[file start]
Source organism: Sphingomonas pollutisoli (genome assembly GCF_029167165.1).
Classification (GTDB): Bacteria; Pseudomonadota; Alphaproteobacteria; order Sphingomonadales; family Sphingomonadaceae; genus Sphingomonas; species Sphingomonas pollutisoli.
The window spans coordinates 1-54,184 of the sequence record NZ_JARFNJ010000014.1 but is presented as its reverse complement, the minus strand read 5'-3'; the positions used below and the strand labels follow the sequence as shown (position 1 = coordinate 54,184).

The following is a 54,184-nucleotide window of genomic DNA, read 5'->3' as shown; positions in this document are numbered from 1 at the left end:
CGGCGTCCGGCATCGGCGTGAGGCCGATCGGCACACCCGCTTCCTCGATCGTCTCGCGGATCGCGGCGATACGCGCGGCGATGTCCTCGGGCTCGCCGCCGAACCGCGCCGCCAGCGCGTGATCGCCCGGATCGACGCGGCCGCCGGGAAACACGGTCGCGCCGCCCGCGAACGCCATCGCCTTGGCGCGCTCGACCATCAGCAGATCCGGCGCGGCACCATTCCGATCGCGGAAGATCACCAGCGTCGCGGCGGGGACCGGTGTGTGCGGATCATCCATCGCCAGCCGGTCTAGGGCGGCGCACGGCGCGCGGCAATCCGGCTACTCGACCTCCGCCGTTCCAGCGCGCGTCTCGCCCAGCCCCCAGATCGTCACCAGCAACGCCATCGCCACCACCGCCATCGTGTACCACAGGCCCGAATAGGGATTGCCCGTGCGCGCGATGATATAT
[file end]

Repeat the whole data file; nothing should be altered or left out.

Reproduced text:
Source organism: Sphingomonas pollutisoli (genome assembly GCF_029167165.1).
Classification (GTDB): Bacteria; Pseudomonadota; Alphaproteobacteria; order Sphingomonadales; family Sphingomonadaceae; genus Sphingomonas; species Sphingomonas pollutisoli.
The window spans coordinates 1-54,184 of the sequence record NZ_JARFNJ010000014.1 but is presented as its reverse complement, the minus strand read 5'-3'; the positions used below and the strand labels follow the sequence as shown (position 1 = coordinate 54,184).

The following is a 54,184-nucleotide window of genomic DNA, read 5'->3' as shown; positions in this document are numbered from 1 at the left end:
CGGCGTCCGGCATCGGCGTGAGGCCGATCGGCACACCCGCTTCCTCGATCGTCTCGCGGATCGCGGCGATACGCGCGGCGATGTCCTCGGGCTCGCCGCCGAACCGCGCCGCCAGCGCGTGATCGCCCGGATCGACGCGGCCGCCGGGAAACACGGTCGCGCCGCCCGCGAACGCCATCGCCTTGGCGCGCTCGACCATCAGCAGATCCGGCGCGGCACCATTCCGATCGCGGAAGATCACCAGCGTCGCGGCGGGGACCGGTGTGTGCGGATCATCCATCGCCAGCCGGTCTAGGGCGGCGCACGGCGCGCGGCAATCCGGCTACTCGACCTCCGCCGTTCCAGCGCGCGTCTCGCCCAGCCCCCAGATCGTCACCAGCAACGCCATCGCCACCACCGCCATCGTGTACCACAGGCCCGAATAGGGATTGCCCGTGCGCGCGATGATATAT